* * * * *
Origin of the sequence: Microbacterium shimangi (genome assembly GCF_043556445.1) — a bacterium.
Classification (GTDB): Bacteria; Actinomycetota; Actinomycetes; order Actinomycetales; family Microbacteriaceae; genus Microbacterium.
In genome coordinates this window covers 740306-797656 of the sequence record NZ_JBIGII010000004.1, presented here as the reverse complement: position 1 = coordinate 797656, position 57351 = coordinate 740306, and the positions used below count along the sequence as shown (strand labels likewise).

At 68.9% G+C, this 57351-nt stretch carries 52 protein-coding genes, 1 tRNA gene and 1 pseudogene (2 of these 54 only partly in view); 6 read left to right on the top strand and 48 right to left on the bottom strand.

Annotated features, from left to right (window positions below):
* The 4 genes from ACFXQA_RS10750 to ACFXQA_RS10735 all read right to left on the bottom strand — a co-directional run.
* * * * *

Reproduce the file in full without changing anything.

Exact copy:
Origin of the sequence: Microbacterium shimangi (genome assembly GCF_043556445.1) — a bacterium.
Classification (GTDB): Bacteria; Actinomycetota; Actinomycetes; order Actinomycetales; family Microbacteriaceae; genus Microbacterium.
In genome coordinates this window covers 740306-797656 of the sequence record NZ_JBIGII010000004.1, presented here as the reverse complement: position 1 = coordinate 797656, position 57351 = coordinate 740306, and the positions used below count along the sequence as shown (strand labels likewise).

At 68.9% G+C, this 57351-nt stretch carries 52 protein-coding genes, 1 tRNA gene and 1 pseudogene (2 of these 54 only partly in view); 6 read left to right on the top strand and 48 right to left on the bottom strand.

Annotated features, from left to right (window positions below):
* The 4 genes from ACFXQA_RS10750 to ACFXQA_RS10735 all read right to left on the bottom strand — a co-directional run.